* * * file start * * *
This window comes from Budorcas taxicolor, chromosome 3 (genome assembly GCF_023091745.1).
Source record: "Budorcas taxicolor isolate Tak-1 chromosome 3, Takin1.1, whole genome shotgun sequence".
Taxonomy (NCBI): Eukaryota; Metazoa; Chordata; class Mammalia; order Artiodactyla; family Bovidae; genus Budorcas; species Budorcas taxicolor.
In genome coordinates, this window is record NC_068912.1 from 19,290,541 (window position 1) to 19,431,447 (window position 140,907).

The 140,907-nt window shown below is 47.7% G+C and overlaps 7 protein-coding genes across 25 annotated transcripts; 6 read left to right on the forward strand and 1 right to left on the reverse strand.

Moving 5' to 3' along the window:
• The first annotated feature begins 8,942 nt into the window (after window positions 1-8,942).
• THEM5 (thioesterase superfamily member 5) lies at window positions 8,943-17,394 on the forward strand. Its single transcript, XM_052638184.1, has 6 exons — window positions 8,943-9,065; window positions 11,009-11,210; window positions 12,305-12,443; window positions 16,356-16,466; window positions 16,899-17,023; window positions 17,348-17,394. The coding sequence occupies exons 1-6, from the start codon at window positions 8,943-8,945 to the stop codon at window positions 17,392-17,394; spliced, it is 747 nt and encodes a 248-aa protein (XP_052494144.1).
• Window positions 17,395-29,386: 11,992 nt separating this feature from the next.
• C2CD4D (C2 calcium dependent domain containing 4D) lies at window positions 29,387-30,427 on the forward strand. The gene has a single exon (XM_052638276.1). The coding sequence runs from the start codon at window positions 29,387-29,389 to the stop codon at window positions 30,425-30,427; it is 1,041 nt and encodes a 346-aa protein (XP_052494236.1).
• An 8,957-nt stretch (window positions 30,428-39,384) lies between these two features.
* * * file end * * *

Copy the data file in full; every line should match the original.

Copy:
This window comes from Budorcas taxicolor, chromosome 3 (genome assembly GCF_023091745.1).
Source record: "Budorcas taxicolor isolate Tak-1 chromosome 3, Takin1.1, whole genome shotgun sequence".
Taxonomy (NCBI): Eukaryota; Metazoa; Chordata; class Mammalia; order Artiodactyla; family Bovidae; genus Budorcas; species Budorcas taxicolor.
In genome coordinates, this window is record NC_068912.1 from 19,290,541 (window position 1) to 19,431,447 (window position 140,907).

The 140,907-nt window shown below is 47.7% G+C and overlaps 7 protein-coding genes across 25 annotated transcripts; 6 read left to right on the forward strand and 1 right to left on the reverse strand.

Moving 5' to 3' along the window:
• The first annotated feature begins 8,942 nt into the window (after window positions 1-8,942).
• THEM5 (thioesterase superfamily member 5) lies at window positions 8,943-17,394 on the forward strand. Its single transcript, XM_052638184.1, has 6 exons — window positions 8,943-9,065; window positions 11,009-11,210; window positions 12,305-12,443; window positions 16,356-16,466; window positions 16,899-17,023; window positions 17,348-17,394. The coding sequence occupies exons 1-6, from the start codon at window positions 8,943-8,945 to the stop codon at window positions 17,392-17,394; spliced, it is 747 nt and encodes a 248-aa protein (XP_052494144.1).
• Window positions 17,395-29,386: 11,992 nt separating this feature from the next.
• C2CD4D (C2 calcium dependent domain containing 4D) lies at window positions 29,387-30,427 on the forward strand. The gene has a single exon (XM_052638276.1). The coding sequence runs from the start codon at window positions 29,387-29,389 to the stop codon at window positions 30,425-30,427; it is 1,041 nt and encodes a 346-aa protein (XP_052494236.1).
• An 8,957-nt stretch (window positions 30,428-39,384) lies between these two features.